This week’s news

Publication of the California two-spot octopus genome. This was an investigation into the unique neural and morphological features of cephalopods, and has lead to some speculation of the evolution of brains in non-mammals.

Image source

Novel regenerative cell line discovered in mouse livers. After the previous discovery that cells are thought to differentiate into new hepatocytes (therefore having the ability to repair the liver), they actually differentiated into a different cell type. And the hunt was on for the progenitor cells. This study suggests they have been found in the liver of mice!

hybrid hepatocyets

Image Source

Ancient cats outcompeted ancient dogs. Actually, it’s not as simple as that. The diversification of ancient carnivores in North America was heavily affected by other carnivorous families. At least two families of canids (dogs), were outcompeted by other canids, and felids (Cats), which then proliferated further in their absence, affecting the canid species present today. So it’s not a case of cats versus dogs, it’s more of a carnivorous free-for-all!

Image Source

Book pages that clean water. The ‘Drinkable Book’ contains both a guide on why water should be filtered, with pages that can be removed and used to purify a reported 100 L of water. The paper contains nanoparticles of copper and silver, commonly used in hospitals for their antibacterial properties.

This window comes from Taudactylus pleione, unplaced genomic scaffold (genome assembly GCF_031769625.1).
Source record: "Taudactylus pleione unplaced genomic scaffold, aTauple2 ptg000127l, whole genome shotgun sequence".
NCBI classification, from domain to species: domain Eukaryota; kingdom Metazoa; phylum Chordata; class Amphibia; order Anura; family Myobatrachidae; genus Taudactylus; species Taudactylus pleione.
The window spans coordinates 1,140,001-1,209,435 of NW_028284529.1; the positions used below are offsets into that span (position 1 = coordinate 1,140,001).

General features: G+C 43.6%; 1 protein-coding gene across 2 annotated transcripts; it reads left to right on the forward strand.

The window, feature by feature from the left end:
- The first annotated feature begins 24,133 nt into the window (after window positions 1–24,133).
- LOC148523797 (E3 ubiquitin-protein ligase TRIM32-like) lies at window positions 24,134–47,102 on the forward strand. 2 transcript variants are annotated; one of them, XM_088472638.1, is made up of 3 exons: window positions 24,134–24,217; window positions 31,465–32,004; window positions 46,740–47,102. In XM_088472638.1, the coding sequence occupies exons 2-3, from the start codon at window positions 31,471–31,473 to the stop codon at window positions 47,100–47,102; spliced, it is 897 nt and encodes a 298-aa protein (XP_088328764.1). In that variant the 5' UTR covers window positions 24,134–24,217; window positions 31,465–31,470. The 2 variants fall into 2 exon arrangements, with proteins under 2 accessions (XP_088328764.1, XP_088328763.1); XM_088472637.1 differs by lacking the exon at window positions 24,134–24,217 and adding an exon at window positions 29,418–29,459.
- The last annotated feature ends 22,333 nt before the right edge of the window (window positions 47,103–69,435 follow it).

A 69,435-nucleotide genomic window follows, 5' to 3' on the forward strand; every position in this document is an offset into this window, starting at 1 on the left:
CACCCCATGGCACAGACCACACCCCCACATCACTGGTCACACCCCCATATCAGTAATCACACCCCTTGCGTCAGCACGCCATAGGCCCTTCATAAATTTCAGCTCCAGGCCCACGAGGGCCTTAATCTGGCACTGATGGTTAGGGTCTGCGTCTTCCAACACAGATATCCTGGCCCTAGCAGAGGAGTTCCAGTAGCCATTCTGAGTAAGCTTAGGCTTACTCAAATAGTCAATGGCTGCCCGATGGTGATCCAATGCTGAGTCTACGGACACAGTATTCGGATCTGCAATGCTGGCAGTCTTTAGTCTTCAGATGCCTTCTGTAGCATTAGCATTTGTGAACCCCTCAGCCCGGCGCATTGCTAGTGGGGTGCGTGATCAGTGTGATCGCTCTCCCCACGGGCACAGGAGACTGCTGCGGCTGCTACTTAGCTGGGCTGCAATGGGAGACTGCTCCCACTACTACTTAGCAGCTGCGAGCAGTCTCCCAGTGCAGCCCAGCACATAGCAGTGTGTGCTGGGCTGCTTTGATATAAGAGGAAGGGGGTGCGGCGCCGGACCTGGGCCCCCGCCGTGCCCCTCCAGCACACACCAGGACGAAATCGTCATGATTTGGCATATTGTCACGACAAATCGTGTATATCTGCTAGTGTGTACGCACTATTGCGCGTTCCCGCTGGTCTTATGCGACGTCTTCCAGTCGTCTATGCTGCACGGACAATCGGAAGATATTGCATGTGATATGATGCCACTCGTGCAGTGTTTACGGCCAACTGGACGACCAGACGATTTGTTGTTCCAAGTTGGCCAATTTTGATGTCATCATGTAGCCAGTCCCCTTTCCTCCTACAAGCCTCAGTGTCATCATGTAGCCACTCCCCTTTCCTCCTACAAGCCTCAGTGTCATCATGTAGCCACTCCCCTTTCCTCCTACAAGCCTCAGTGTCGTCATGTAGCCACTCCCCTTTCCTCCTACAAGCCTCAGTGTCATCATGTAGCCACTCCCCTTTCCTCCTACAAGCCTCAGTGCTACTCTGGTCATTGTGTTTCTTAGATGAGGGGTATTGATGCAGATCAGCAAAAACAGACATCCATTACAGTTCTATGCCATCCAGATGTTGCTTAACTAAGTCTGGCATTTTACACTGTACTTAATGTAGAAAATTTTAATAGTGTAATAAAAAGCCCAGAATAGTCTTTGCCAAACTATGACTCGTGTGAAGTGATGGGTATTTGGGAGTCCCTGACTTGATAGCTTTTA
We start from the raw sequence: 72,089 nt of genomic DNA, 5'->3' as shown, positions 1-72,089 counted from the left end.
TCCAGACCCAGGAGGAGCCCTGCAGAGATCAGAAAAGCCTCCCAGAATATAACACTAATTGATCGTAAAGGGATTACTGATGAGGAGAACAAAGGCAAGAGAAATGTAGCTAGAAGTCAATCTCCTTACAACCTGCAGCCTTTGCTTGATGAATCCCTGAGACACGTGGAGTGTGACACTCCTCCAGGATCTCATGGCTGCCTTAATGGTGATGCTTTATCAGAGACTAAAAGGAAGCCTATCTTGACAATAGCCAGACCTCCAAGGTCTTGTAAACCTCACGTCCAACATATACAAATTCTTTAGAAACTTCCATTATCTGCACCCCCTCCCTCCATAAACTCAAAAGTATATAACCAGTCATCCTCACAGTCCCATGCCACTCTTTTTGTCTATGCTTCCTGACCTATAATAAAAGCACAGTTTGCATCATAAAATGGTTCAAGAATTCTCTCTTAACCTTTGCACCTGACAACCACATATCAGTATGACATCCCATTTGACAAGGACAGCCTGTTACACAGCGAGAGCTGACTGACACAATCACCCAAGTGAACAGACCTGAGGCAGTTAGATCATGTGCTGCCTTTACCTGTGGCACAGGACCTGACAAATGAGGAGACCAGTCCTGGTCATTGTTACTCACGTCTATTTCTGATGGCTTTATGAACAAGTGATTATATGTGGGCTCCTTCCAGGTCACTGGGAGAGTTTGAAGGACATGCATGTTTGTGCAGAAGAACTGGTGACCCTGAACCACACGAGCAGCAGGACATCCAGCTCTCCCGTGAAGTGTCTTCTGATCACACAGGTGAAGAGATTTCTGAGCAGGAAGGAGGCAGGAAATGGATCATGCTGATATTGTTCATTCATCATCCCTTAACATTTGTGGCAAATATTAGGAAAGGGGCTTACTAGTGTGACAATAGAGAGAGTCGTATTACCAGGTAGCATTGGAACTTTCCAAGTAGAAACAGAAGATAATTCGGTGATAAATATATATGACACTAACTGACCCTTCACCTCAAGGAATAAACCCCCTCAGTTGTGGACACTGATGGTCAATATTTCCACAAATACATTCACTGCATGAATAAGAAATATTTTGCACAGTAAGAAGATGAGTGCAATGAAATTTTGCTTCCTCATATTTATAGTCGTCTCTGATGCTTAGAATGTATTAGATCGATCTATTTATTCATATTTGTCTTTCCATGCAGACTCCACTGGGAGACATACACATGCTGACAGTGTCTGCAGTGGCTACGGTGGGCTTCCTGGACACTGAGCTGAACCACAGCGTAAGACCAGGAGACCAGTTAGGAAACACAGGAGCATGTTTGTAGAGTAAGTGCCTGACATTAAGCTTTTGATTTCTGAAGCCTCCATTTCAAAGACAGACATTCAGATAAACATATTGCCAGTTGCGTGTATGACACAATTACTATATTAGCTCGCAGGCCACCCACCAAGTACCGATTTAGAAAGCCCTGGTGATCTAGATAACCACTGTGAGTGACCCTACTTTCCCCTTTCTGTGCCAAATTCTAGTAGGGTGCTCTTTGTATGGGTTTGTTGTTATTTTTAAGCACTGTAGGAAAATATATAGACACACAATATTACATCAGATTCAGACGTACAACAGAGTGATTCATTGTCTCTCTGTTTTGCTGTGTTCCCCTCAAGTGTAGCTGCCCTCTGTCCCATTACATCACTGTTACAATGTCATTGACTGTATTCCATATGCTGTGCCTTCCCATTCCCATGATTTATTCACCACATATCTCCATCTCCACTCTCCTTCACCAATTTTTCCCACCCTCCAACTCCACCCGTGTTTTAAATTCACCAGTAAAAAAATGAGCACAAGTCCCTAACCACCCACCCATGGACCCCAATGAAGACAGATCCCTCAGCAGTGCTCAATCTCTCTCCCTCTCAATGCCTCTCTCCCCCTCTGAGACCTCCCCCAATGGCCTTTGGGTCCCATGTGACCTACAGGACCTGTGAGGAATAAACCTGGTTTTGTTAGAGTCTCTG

A man leafing through the book

Image Source

20 year old frozen sperm helps to save a critically endangered ferret species. In a remarkable effort to save the critically endangered black-footed ferret, conservationists have produced highly important, genetically variable offspring from artificial insemination using sperm frozen 20 years ago. This is impressive from a technological perspective, as it shows that artificial insemination with 20 year old sperm is possible, raising hopes for other endangered species. Additionally, not relying on the current small pool of genetic diversity but instead mixing in some diversity from several generations back, can offer some increased diversity and prevent potential deadly genetic bottlenecks commonly seen in species brought back from the brink of extinction.

Image Source

Hope you enjoyed this week’s news round-up, thanks for reading!

Stewart Barker                                                                                                                   The University of Sheffield                                                                                                     @Stewart_Barker

Julie Blommaert                                                                                                             @Julie_B92